32. Agreeing on basic business principals often requires written contracts and lawyers. You can skip that chaos by using Mumboe, a site that hosts online applications for business agreements. The free account is quite limited: you can only host up to 10 agreements and only three users can apply. Pricing for premium accounts runs to about £12 to £24 per month for unlimited users, secure and searchable contracts and version control. Registration is a little clunky: you have to agree to the terms twice and the confirmation email took a while to send.

33. Not quite a web aggregator, yet more than a simple search engine, PageOnce lets you add secure sites to one page – you can see your bank balance, airline ticket info, Netflix rentals and a host of other data. Registration was pretty easy: no codes to type in, just a confirmation link sent through email.

Mobile workers
34. The problem with most video chat software is that everyone you chat with needs to have downloaded the client. TokBox works online for two-way chats and multi-point video conferences with no software to download, and the registration is Web 2.0-streamlined to get you talking straightaway.

35. Other online conversion sites show you a laundry list of other options besides currency, for example weight, measurement and even language. Xe focuses entirely on currency, which means that it's easier to navigate and conversion options are all on the main screen.

36. While many online flight search sites are US-only, Skyscanner lets you choose any country as your origin, supports many different languages and presents an uncluttered, mostly ad-free interface for finding the lowest rates on international flights.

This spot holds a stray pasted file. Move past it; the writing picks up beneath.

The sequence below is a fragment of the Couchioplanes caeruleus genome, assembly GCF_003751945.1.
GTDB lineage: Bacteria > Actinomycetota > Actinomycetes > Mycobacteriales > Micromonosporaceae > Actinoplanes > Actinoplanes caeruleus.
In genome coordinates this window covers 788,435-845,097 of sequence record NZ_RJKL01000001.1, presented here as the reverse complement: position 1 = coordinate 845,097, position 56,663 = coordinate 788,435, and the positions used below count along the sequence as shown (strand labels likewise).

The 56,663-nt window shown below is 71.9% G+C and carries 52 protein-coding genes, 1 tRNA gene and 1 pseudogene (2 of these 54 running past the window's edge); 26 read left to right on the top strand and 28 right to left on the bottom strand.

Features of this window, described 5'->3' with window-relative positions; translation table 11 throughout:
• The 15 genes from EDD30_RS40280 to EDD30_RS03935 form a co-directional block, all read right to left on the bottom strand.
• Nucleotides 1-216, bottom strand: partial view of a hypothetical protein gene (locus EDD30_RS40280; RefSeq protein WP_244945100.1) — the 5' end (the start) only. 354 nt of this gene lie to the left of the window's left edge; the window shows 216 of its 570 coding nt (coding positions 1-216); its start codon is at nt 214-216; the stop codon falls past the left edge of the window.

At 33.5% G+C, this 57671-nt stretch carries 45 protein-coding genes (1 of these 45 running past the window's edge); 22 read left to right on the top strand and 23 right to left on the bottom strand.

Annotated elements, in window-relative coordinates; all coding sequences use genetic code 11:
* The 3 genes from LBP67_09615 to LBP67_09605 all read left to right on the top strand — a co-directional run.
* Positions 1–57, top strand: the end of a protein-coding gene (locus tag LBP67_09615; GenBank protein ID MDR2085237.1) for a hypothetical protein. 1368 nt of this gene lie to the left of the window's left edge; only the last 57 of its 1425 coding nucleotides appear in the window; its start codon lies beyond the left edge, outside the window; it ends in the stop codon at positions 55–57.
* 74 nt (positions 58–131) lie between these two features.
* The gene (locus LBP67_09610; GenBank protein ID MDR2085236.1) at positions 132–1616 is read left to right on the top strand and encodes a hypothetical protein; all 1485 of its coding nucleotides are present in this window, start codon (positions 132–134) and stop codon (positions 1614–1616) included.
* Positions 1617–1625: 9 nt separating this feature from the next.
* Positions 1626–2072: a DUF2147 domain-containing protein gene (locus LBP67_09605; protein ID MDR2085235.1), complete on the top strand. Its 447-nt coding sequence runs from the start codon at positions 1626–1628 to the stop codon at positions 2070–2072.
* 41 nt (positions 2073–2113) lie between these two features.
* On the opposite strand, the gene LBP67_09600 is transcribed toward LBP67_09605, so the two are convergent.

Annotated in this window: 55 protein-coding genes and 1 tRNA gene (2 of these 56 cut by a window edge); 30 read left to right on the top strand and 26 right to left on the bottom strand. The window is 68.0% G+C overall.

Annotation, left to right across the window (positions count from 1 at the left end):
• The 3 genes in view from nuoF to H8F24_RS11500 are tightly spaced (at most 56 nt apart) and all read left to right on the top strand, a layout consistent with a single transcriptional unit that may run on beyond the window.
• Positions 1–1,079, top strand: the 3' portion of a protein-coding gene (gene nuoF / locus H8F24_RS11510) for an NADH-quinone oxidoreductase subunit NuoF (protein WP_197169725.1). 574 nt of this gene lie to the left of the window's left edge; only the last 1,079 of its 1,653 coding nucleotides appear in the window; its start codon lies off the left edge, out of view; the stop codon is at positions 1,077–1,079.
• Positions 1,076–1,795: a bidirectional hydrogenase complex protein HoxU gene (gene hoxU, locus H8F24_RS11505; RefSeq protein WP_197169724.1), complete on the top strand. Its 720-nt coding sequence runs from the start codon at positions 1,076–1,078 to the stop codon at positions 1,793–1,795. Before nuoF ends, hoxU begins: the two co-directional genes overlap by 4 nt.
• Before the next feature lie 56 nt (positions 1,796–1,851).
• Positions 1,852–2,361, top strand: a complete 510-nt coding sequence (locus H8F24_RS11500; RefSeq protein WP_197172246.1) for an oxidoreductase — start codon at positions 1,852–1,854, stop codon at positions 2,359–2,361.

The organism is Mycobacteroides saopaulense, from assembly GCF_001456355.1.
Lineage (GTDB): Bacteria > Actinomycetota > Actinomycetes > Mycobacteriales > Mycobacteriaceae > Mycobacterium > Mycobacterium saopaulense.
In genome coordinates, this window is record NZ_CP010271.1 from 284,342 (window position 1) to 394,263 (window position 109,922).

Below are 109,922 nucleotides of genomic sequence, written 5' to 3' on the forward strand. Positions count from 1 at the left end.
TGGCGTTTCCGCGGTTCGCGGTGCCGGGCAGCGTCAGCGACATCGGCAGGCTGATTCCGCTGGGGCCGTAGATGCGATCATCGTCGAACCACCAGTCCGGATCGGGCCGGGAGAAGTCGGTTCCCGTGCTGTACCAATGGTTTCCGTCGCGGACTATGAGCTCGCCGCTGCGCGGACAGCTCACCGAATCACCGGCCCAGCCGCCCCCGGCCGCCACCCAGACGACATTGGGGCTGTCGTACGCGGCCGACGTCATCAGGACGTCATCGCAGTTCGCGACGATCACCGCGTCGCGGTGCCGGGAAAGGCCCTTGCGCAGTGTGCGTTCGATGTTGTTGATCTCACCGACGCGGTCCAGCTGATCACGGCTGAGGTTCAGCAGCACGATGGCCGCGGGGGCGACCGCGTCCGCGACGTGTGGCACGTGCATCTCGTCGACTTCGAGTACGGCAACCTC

37. A web whiteboarding tool, Twiddla lets you visit any site and then host a meeting online where you can chat about the site, host an audio chat and mark it up with shapes and notes to participants. It's very useful for web developers and designers who want to visit a site in production to talk about the look and feel of it. It's also just a good meet-up site for mobile users who need to exchange ideas, and best of all, it's free.

38. Mobile users can watch TV any time they want with Joost - and the service has recently switched to an online viewer instead of requiring that you download a client. With 28,000 shows online, Joost has a leg up on other more 'premium' sites such as Hulu, although don't expect a high bit-rate or HD quality for any of the online streams.

39. Vello is unique. It lets you arrange a phone conference by calling a Vello number that re-distributes the conference call number to anyone that you want. There's no registrationor sign-up for attendees, and the site even offers a seven-day free trial to check it out.

40. Instant messaging aggregators are handy because they put all of your accounts into one page so you can chat with your associates and friends without installing any software. Orgoo is helpful if you tend to visit Internet cafes or use a borrowed laptop from work, or just want one-click access to IM. Still in private beta, it also offers a new video chat service that uses your webcam and is now open for unregistered use.

41. Like an open-source version of Microsoft Exchange, Zimbra is a mail client for business use where you host all of the mail online for every user. You can share all of your personal folders, assign specific tasks to certain people, instant message, integrate IMAP and POP mail as well as use an iPhone client to access the mail repository, and arrange meetings with your team.